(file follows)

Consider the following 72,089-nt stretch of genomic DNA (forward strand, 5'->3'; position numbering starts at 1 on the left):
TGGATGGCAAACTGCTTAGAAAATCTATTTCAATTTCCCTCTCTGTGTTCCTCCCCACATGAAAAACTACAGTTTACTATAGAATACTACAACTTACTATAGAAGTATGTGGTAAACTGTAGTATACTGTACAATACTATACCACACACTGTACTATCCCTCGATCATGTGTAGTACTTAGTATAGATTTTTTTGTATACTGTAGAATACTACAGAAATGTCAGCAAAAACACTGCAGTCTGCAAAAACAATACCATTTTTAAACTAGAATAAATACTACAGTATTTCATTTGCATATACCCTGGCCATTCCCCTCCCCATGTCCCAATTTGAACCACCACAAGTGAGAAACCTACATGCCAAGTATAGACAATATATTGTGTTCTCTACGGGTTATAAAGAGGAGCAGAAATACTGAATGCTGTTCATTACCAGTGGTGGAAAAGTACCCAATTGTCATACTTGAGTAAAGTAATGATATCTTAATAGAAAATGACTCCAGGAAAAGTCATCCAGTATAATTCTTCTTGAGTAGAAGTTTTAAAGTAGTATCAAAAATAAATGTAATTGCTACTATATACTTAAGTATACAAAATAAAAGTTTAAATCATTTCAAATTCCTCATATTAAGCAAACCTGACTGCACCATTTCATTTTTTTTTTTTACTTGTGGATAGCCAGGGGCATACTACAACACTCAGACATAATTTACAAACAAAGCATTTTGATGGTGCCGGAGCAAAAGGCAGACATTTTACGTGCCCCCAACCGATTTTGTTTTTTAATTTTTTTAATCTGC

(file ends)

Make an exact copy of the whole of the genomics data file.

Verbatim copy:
Consider the following 72,089-nt stretch of genomic DNA (forward strand, 5'->3'; position numbering starts at 1 on the left):
TGGATGGCAAACTGCTTAGAAAATCTATTTCAATTTCCCTCTCTGTGTTCCTCCCCACATGAAAAACTACAGTTTACTATAGAATACTACAACTTACTATAGAAGTATGTGGTAAACTGTAGTATACTGTACAATACTATACCACACACTGTACTATCCCTCGATCATGTGTAGTACTTAGTATAGATTTTTTTGTATACTGTAGAATACTACAGAAATGTCAGCAAAAACACTGCAGTCTGCAAAAACAATACCATTTTTAAACTAGAATAAATACTACAGTATTTCATTTGCATATACCCTGGCCATTCCCCTCCCCATGTCCCAATTTGAACCACCACAAGTGAGAAACCTACATGCCAAGTATAGACAATATATTGTGTTCTCTACGGGTTATAAAGAGGAGCAGAAATACTGAATGCTGTTCATTACCAGTGGTGGAAAAGTACCCAATTGTCATACTTGAGTAAAGTAATGATATCTTAATAGAAAATGACTCCAGGAAAAGTCATCCAGTATAATTCTTCTTGAGTAGAAGTTTTAAAGTAGTATCAAAAATAAATGTAATTGCTACTATATACTTAAGTATACAAAATAAAAGTTTAAATCATTTCAAATTCCTCATATTAAGCAAACCTGACTGCACCATTTCATTTTTTTTTTTTACTTGTGGATAGCCAGGGGCATACTACAACACTCAGACATAATTTACAAACAAAGCATTTTGATGGTGCCGGAGCAAAAGGCAGACATTTTACGTGCCCCCAACCGATTTTGTTTTTTAATTTTTTTAATCTGC